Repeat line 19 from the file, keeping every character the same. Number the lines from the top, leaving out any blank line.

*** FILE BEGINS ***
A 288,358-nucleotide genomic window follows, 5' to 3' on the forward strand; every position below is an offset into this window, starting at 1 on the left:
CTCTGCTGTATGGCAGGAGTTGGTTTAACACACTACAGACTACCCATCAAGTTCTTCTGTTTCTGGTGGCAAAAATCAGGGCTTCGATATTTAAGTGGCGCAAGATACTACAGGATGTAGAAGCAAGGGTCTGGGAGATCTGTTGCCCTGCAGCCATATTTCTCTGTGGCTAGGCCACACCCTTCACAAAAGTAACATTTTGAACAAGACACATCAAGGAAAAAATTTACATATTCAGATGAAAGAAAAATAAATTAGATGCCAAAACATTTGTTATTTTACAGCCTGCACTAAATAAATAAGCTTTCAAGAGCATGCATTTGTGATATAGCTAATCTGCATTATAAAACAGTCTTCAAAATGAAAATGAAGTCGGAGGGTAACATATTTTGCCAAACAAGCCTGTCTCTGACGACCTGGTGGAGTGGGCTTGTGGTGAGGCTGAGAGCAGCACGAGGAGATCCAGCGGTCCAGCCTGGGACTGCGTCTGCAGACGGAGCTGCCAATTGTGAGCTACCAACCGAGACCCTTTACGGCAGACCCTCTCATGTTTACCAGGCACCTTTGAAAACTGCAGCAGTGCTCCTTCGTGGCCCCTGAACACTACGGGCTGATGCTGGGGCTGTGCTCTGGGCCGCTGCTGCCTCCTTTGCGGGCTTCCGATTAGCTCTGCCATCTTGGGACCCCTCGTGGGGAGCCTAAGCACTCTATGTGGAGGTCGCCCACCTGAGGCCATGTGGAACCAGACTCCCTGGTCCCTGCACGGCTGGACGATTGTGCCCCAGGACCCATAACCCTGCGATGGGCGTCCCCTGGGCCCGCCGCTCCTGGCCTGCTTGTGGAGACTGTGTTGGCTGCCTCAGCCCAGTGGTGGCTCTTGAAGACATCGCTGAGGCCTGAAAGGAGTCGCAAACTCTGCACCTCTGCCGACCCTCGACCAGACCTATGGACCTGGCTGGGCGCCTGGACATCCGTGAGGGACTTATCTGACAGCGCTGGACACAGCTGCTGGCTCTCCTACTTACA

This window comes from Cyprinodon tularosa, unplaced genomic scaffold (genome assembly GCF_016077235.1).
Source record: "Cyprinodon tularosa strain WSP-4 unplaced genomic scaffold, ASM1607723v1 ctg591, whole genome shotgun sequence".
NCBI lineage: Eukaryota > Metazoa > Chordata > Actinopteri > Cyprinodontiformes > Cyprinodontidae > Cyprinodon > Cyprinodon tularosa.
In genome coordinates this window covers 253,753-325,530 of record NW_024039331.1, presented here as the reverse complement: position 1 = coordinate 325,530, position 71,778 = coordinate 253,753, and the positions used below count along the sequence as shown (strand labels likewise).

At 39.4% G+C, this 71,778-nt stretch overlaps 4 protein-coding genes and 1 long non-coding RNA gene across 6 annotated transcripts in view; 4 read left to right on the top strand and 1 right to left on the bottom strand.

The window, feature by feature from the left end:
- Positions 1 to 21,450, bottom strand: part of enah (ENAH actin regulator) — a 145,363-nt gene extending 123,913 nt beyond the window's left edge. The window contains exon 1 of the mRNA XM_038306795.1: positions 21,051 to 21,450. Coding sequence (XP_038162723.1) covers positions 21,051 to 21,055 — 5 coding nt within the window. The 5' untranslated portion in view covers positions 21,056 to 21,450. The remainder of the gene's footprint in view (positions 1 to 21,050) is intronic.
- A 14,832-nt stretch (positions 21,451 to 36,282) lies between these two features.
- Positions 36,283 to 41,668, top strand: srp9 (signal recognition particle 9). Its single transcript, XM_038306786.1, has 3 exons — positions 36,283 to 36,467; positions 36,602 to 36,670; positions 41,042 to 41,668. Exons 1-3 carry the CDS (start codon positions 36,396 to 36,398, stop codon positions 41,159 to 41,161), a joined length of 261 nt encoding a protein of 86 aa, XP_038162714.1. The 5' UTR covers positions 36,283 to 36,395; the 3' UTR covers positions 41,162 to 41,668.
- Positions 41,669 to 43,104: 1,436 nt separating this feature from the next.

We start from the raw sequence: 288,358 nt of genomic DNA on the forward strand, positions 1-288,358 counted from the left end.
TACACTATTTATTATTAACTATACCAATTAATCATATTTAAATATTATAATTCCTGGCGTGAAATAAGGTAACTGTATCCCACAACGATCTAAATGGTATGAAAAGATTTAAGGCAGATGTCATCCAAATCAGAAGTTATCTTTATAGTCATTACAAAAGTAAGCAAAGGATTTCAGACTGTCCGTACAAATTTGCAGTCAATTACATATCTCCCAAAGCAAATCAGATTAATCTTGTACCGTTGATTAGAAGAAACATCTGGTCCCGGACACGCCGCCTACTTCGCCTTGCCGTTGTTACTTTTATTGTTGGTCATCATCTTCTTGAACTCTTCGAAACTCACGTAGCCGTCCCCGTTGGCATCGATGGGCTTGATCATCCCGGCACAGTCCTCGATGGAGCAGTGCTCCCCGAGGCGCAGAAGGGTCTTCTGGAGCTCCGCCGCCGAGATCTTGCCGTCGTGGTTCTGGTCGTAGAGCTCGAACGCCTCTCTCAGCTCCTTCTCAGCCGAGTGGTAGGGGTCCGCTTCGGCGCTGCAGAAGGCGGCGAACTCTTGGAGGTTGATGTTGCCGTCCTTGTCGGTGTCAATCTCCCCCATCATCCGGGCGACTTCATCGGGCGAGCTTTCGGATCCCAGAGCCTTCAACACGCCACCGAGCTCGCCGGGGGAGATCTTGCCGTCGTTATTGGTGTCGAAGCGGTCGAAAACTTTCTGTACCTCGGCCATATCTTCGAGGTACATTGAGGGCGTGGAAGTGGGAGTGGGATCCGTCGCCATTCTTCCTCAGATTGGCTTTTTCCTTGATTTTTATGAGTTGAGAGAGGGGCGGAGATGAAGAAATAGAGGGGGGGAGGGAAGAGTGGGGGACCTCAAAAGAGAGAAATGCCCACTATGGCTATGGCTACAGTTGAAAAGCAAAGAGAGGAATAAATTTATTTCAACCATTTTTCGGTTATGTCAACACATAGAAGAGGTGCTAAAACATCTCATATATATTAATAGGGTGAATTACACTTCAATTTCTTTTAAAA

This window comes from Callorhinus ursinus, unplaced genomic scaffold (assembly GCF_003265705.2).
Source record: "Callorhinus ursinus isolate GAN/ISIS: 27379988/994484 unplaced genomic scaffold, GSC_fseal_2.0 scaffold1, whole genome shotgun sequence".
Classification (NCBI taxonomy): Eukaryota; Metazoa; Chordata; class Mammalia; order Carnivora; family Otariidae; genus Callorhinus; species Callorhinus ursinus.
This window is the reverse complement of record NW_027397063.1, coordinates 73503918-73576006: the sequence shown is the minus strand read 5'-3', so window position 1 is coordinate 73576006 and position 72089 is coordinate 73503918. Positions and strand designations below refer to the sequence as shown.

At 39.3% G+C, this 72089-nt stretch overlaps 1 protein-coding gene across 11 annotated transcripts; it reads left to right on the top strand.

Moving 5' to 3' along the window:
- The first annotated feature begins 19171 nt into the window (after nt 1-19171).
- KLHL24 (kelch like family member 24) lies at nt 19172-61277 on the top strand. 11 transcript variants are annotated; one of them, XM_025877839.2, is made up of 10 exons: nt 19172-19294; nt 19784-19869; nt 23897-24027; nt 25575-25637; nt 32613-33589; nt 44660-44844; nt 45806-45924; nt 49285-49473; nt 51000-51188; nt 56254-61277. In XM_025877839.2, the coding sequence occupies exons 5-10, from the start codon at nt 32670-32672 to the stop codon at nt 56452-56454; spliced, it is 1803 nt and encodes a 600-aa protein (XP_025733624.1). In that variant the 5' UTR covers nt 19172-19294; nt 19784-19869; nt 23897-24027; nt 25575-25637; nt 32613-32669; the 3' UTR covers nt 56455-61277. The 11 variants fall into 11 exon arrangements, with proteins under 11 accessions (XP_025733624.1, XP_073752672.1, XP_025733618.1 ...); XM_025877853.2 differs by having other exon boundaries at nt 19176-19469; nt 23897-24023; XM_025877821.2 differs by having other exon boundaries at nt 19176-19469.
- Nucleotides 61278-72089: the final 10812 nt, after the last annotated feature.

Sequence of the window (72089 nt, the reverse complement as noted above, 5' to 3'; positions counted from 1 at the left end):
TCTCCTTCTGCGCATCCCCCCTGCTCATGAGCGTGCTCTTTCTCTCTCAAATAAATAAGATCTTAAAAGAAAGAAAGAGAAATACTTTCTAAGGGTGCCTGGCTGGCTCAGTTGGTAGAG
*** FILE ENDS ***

At 39.3% G+C, this 72089-nt stretch overlaps 1 protein-coding gene across 11 annotated transcripts; it reads left to right on the top strand.